MINNEAPOLIS (WCCO) — Homes across central and southern Minnesota are sinking and experts say the drought is to blame.READ MORE: Isanti Co. Sheriff Offers Reward For Info In Garage Arson
Some houses have sunk 3 to 4 inches into the ground, costing homeowners tens of thousands of dollars.
Around late August, Gary Dahle noticed he could see light coming from inside his Waseca home, where the foundation meets the first floor. He quickly realized the gap in his wall was a sign that his foundation was sinking. Dahle had already watched two neighbors spend thousands having their homes professionally raised, so he improvised.
Normally used to removing excess water, Dahle hoped adding water to the hole where his sump pump rests would put needed moisture back into the soil around his home. He says it worked.READ MORE: Nurses Return To Work At Plymouth's WestHealth After 3-Day Strike
The most common fix is a system that basically props up your house on steel pipes and brackets, but for now Gary Dahle says he’ll wait and see if his fix lasts.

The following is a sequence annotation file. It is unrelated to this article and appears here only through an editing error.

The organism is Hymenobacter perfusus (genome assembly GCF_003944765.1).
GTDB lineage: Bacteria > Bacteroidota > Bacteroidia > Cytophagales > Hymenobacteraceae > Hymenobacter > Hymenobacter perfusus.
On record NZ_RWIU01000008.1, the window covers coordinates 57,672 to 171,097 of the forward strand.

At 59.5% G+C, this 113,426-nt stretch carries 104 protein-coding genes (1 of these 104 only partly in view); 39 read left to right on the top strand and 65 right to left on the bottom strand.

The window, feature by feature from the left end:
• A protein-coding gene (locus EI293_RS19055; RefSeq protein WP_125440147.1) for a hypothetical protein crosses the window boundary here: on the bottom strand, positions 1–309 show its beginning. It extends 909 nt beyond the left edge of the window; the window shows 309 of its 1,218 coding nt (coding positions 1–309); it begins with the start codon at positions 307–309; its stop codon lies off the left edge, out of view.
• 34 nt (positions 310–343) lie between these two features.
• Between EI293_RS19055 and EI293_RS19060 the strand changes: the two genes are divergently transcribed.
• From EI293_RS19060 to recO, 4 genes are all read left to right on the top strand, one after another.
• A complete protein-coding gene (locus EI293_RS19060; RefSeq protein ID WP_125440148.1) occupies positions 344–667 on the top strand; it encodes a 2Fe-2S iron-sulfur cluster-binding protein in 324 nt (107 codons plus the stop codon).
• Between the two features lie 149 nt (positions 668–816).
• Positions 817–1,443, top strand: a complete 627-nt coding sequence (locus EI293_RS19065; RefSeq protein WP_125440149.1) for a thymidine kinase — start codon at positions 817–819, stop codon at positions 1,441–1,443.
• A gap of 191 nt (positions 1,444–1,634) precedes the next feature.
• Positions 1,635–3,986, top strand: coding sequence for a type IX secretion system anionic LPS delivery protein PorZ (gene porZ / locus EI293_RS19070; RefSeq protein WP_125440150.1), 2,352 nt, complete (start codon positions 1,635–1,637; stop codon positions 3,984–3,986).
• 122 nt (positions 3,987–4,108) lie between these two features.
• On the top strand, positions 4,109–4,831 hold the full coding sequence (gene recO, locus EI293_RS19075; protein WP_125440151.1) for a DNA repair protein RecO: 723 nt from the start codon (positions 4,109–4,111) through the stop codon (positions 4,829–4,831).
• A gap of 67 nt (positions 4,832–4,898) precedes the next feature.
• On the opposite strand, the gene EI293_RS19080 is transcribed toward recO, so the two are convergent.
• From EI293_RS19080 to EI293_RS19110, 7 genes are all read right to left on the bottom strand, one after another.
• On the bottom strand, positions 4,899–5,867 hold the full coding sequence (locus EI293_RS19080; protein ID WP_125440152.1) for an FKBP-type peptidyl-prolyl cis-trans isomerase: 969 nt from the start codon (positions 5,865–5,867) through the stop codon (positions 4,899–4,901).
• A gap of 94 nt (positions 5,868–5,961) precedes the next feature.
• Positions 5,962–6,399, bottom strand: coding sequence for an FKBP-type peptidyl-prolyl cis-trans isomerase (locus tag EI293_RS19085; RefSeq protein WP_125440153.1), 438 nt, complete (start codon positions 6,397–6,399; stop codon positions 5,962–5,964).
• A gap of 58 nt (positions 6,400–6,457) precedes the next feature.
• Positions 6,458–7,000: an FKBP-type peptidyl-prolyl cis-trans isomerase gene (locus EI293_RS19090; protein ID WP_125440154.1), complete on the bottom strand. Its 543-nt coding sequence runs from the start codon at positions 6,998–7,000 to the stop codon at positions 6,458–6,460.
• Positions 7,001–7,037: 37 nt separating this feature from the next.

“If it doesn’t come up. If it stays there or drops again then it would be time to do something.”
Experts say houses in southern Minnesota, even the metro, are sinking because the soil is so dry from the drought. A high concentration of clay doesn’t help.
Nate Proper with American Waterworks in Mankato says, “Clay expands a lot when it’s wet, and it contracts a lot when it’s dry. When the soil contracts enough, and it shrinks, then it creates a void underneath your footing.”MORE NEWS: Biden Admin. Orders Study That Could Mean 20-Year Ban On Copper Mining Near BWCA
Proper says his crews are seeing about 30 sinking houses a week. The price to fix the problem can range from $2,500 to more than $40,000.